October 24, 2007

Nothing left but color television
And our PhDs



Richard Prince, Dude Ranch Nurse, 2002


The Spell Cast Over
by Jack Gilbert

In the old days we could see nakedness only
in the burlesque houses. In the lavish
theatres left over from vaudeville,
ruined in the Great Depression. What had been
grand gestures of huge chandeliers
and mythic heroes courting the goddess
on the ceiling. Now the chandeliers were grimy
and the ceilings hanging in tatters. It was
like the Russian aristocrats fleeing
the Revolution. Ending up as taxi-drivers
in Paris dressed in their worn-out elegance.
It was like that in the Pittsburgh of my days.
Old men of shabby clothes in the empty
seats at the Roxy Theatre dreaming
of the sumptuous headliners
slowly discarding layers of their
lavish gowns. Baring the secret
beauty to the men of their season.
The old men came from their one room
(with its single, forbidden gas range)
to watch the strippers. To remember what used
to be. Like the gray-haired men of Ilium
who waited each morning for Helen
to cross over to the temple in her light raiment.
The waning men longed to escape from the spell
cast over them by time. To escape the imprisoned
longing. To insist on dispensation. To see
their young hearts just one more time.
Those famous women like honeycombs. Women moving
to the old music again. That former grace of flesh.
The sheen of them in the sunlight, to watch
them walking by the sea.


Desperate Young Americans
by Denise Duhamel and Stephen Paul Miller

Angela Y. Davis is history’s darling today.
The apple says yes, the artichoke says yay,
when Angela Y. Davis addresses young Democrats
and their yoyos. Yankee Doodles pony up
vapid ditties about yesterday’s baddy supermodel —
oh beautiful, for delicious skin, for amber eye shadow, so vain.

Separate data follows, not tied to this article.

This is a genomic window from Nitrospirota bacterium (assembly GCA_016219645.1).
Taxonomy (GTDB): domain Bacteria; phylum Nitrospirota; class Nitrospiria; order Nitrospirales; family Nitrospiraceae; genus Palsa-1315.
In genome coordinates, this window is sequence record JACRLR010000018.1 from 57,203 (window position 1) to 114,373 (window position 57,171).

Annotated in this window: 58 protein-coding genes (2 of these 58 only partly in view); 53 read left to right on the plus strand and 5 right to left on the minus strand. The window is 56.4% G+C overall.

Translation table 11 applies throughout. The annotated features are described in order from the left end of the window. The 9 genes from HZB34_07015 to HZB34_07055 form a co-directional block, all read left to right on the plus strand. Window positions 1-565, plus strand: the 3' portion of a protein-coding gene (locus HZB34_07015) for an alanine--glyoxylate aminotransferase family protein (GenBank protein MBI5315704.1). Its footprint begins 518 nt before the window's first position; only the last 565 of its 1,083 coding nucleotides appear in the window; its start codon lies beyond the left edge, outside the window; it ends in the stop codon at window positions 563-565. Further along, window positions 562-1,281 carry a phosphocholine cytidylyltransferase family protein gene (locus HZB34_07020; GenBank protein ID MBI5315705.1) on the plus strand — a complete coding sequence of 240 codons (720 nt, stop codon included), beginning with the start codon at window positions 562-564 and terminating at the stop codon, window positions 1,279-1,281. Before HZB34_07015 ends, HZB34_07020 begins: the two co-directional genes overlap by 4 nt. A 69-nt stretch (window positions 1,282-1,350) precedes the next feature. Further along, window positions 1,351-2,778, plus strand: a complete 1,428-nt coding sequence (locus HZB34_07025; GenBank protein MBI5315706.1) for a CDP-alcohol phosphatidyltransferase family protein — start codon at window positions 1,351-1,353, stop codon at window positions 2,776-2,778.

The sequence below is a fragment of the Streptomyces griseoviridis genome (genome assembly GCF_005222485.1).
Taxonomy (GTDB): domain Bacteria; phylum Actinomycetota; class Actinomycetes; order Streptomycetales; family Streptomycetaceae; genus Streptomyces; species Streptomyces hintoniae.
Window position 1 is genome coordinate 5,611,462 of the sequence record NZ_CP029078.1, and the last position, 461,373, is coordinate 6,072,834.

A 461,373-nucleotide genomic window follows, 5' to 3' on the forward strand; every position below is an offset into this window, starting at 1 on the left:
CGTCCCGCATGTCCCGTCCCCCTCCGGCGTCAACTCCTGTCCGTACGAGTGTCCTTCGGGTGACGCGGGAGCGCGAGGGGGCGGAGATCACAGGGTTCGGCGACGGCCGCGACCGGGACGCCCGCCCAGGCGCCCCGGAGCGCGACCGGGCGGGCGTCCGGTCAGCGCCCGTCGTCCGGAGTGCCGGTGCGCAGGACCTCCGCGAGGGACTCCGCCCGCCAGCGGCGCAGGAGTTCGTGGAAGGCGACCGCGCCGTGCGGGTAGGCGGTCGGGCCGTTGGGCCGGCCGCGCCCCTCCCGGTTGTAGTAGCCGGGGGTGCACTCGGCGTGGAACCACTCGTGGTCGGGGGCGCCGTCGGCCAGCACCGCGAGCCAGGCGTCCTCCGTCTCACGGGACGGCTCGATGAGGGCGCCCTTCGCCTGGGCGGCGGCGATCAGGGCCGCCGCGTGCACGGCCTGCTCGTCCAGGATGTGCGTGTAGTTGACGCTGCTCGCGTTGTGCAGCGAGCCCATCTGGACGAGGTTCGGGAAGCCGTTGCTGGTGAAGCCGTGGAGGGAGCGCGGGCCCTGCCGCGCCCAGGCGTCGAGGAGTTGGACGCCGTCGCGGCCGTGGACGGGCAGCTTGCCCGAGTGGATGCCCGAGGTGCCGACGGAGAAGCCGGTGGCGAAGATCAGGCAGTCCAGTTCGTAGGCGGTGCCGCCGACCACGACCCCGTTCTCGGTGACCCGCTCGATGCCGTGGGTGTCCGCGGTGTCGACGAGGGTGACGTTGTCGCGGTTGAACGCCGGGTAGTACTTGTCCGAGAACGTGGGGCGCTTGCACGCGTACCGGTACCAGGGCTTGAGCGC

Angie Dickinson yodels to the Danish army.
Angelina Jolie’s giddy. The mayo on her sandwich
is laced with oxycodone. On a Discovery
Channel game show David Arquette yaps on
about dainty yak. Sweaty headgear around Dick Cheney
is brandished audaciously in bastard country clubs.
Social Security draws desperate young Americans,
disenfranchised elderly, dirty dancers, and celebrity dads.
My diaper bag is dowdy. Andy Dick’s diaper bag
holds austerely plaid baby bibs. Cindy Crawford
rocks the academy with a stylish dissertation
and dizzying defense: Dowdy Darlings and Daring Yin.
But Angela delays duplicating her syllabi,
rapidly white-watering on Yosemite, radical.


B-Boy
by Denise Duhamel and Stephen Paul Miller

George

Gorgeous goofballs gas golf clubs. Genies genuflect goyishly. Mel Gibson gladly gouges gumshoes, gung ho Gambler Anonymous! Goliath goes gang-busters. Gelatto, Gordian knots, guts, gross profits gang up. Gangly ghost writers grandstand G-spots. Grief-stricken goumads gratify God genes. Grammarians gab aghast, goo grooving and gettying-up. Gags rule. Gitouttahere!

W.

Whatever wimpy wad wiggles water, wake up.

Ward Cleaver. Wally Cleaver. Weird.
Wherever Walker wigs out, a war wobbles walls,

wicked warmth, woozy wan weaponry.
Wondrous whenevers whisper “wheeler-dealer,”

wine-and-dine whatshisnames, wet wage incentives.
Wobblies worry wizards. Walmart wails, walky-talkies wink,

wistful Washington woos Wonkettes. Why work?

Bush

Bush bellyaches by bicycling past baby-boomers blasted onto billions, bananas, Bachs, bistros, Barbara bullying base bad-asses lobbing blushing bottoms because cable bellybuttons bump blowhards best. Bolivian brouhaha vibrates, basting beach balls. Bugs boycott Outward-Bound boy-scouts behind bunkers bit by biblical basset hounds. A body builder businesswoman berates a Born-again bridegroom.

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